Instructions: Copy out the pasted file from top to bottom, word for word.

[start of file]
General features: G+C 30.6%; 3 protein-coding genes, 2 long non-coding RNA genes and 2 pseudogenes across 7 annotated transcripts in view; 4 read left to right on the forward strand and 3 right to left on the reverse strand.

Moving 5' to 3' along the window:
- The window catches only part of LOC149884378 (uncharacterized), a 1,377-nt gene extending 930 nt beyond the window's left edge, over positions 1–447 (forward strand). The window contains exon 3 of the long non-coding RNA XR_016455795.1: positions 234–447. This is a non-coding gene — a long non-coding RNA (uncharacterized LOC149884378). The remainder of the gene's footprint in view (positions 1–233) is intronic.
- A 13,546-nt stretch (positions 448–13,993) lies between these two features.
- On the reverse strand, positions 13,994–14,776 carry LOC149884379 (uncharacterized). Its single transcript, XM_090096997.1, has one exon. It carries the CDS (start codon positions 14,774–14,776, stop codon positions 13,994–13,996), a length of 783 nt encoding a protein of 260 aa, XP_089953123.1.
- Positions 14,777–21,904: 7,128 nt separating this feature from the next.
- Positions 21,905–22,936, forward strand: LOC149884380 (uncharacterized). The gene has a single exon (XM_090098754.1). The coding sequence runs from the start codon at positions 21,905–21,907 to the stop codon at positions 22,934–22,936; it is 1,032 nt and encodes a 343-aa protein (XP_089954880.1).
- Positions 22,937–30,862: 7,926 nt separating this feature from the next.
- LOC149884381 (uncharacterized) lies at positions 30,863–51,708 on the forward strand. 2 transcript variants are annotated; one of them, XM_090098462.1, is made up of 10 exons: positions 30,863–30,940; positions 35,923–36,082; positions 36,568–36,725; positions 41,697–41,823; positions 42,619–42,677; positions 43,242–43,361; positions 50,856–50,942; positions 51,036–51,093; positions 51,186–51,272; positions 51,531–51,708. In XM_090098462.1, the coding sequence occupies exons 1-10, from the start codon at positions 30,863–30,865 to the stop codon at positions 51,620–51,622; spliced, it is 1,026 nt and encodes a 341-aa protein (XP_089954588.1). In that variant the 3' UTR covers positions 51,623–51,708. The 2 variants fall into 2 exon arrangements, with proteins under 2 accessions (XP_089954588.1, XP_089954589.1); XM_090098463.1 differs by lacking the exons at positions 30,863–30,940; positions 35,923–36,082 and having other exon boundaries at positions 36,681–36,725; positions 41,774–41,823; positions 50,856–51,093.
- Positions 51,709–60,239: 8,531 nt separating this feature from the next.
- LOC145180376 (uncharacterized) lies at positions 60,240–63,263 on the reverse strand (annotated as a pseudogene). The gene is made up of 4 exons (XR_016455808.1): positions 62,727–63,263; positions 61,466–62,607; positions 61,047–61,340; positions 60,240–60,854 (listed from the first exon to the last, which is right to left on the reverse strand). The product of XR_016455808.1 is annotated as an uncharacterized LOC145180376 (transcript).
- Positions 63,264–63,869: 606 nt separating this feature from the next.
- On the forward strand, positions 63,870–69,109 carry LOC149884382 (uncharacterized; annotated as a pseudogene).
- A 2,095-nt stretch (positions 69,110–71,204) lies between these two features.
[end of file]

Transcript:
General features: G+C 30.6%; 3 protein-coding genes, 2 long non-coding RNA genes and 2 pseudogenes across 7 annotated transcripts in view; 4 read left to right on the forward strand and 3 right to left on the reverse strand.

Moving 5' to 3' along the window:
- The window catches only part of LOC149884378 (uncharacterized), a 1,377-nt gene extending 930 nt beyond the window's left edge, over positions 1–447 (forward strand). The window contains exon 3 of the long non-coding RNA XR_016455795.1: positions 234–447. This is a non-coding gene — a long non-coding RNA (uncharacterized LOC149884378). The remainder of the gene's footprint in view (positions 1–233) is intronic.
- A 13,546-nt stretch (positions 448–13,993) lies between these two features.
- On the reverse strand, positions 13,994–14,776 carry LOC149884379 (uncharacterized). Its single transcript, XM_090096997.1, has one exon. It carries the CDS (start codon positions 14,774–14,776, stop codon positions 13,994–13,996), a length of 783 nt encoding a protein of 260 aa, XP_089953123.1.
- Positions 14,777–21,904: 7,128 nt separating this feature from the next.
- Positions 21,905–22,936, forward strand: LOC149884380 (uncharacterized). The gene has a single exon (XM_090098754.1). The coding sequence runs from the start codon at positions 21,905–21,907 to the stop codon at positions 22,934–22,936; it is 1,032 nt and encodes a 343-aa protein (XP_089954880.1).
- Positions 22,937–30,862: 7,926 nt separating this feature from the next.
- LOC149884381 (uncharacterized) lies at positions 30,863–51,708 on the forward strand. 2 transcript variants are annotated; one of them, XM_090098462.1, is made up of 10 exons: positions 30,863–30,940; positions 35,923–36,082; positions 36,568–36,725; positions 41,697–41,823; positions 42,619–42,677; positions 43,242–43,361; positions 50,856–50,942; positions 51,036–51,093; positions 51,186–51,272; positions 51,531–51,708. In XM_090098462.1, the coding sequence occupies exons 1-10, from the start codon at positions 30,863–30,865 to the stop codon at positions 51,620–51,622; spliced, it is 1,026 nt and encodes a 341-aa protein (XP_089954588.1). In that variant the 3' UTR covers positions 51,623–51,708. The 2 variants fall into 2 exon arrangements, with proteins under 2 accessions (XP_089954588.1, XP_089954589.1); XM_090098463.1 differs by lacking the exons at positions 30,863–30,940; positions 35,923–36,082 and having other exon boundaries at positions 36,681–36,725; positions 41,774–41,823; positions 50,856–51,093.
- Positions 51,709–60,239: 8,531 nt separating this feature from the next.
- LOC145180376 (uncharacterized) lies at positions 60,240–63,263 on the reverse strand (annotated as a pseudogene). The gene is made up of 4 exons (XR_016455808.1): positions 62,727–63,263; positions 61,466–62,607; positions 61,047–61,340; positions 60,240–60,854 (listed from the first exon to the last, which is right to left on the reverse strand). The product of XR_016455808.1 is annotated as an uncharacterized LOC145180376 (transcript).
- Positions 63,264–63,869: 606 nt separating this feature from the next.
- On the forward strand, positions 63,870–69,109 carry LOC149884382 (uncharacterized; annotated as a pseudogene).
- A 2,095-nt stretch (positions 69,110–71,204) lies between these two features.